That’s the kind of thing they were facing and the kind of thing that we’re facing. The point here is that we need to face these trials by living in light of eternity. That means we can rejoice no matter how difficult and uncomfortable the circumstances may be because our love for God enables us to focus on the glories to come.
That idea of glory is an idea that runs all through this epistle, that we focus on the future: that we’re to live today in light of eternity.
After we finish the introduction we worked our way through this first division in the book which begins in 1 Peter 1:13 and goes down through 1 Peter 2:12. The main idea there is really set forth in terms of the conduct. You see this word that comes up at the beginning and it’s going to be repeated in the last couple of verses, 1 Peter 2:11–12.
Again it refers to this idea of conduct. That’s the way a person lives.
This is organized in Peter’s thinking, if we think about the big picture here in terms of six commands. They don’t always come across, though, in English as commands. Sometimes other words, participles in the original Greek, are translated as commands which just lead to confusion because we don’t have a clear understanding of what the writer is saying.
Let’s review what we find. In 1 Peter 1:13–14, the command is to rest your hope fully on the grace that is to be brought to you at the revelation of Jesus Christ. When is the revelation of Jesus Christ? That’s when Jesus Christ returns at the Rapture, when He is revealed.
What happens right after that? We are evaluated in terms of our Christian life at the Judgment Seat of Christ. It’s not to determine whether we go to Heaven or the Lake of Fire. The Judgment Seat of Christ is for rewards to believers for service during this life.
So that first command is to rest your hope fully. It comes across the way it’s translated as “gird up the loins of your mind”. The way it’s expressed in the Greek is to stand firm and to rest your hope fully by the grace that is brought to you by girding up your loins, by being prepared. That’s what girding up the loins of your mind means. It means being disciplined in your thinking, organized, and focused.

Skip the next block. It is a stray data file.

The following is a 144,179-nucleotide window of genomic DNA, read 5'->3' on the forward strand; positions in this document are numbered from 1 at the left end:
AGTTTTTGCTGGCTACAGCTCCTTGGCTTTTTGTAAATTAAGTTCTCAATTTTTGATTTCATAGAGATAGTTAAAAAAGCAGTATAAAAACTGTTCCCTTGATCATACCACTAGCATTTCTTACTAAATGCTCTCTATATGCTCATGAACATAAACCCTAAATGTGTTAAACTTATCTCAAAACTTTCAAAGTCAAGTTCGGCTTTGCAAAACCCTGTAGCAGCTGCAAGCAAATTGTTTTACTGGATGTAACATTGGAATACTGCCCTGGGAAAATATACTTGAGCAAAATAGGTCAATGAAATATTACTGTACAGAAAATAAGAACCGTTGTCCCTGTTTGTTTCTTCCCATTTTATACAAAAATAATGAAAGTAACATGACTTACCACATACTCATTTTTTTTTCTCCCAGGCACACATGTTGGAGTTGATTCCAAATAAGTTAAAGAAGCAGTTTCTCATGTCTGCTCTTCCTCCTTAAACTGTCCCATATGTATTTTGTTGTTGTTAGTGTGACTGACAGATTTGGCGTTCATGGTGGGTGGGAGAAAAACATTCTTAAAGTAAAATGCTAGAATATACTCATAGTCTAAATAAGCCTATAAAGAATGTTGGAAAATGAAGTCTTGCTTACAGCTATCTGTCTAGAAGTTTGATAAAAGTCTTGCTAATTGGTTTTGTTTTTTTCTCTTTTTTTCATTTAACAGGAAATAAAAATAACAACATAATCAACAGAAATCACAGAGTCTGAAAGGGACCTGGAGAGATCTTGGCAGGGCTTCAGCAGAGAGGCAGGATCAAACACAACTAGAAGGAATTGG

The second command comes in 1 Peter 1:15–16, to be holy in all your conduct. It means to live in a way that sets you apart to serve God, so that you’re living in a way that is consistent with God’s thinking and God’s commands. You’re set apart to Him for His service. That’s in verses 15 and 16.
The word conduct is used in verse 15 but it’s picked up again in verse 17 to conduct yourselves in terms of your fear. So it returns this idea of how to live. In the second command it has to do with our conduct. In the third command it has to do with our conduct. That’s going to be stated again when we get to the conclusion.
Look for those kinds of repeated words to get the flow of what Peter is saying. He’s saying that the spiritual life has to do with how we live. It’s not just learning doctrine. It’s not just learning the Word. It’s working it out in terms of application, in what we say and in what we do.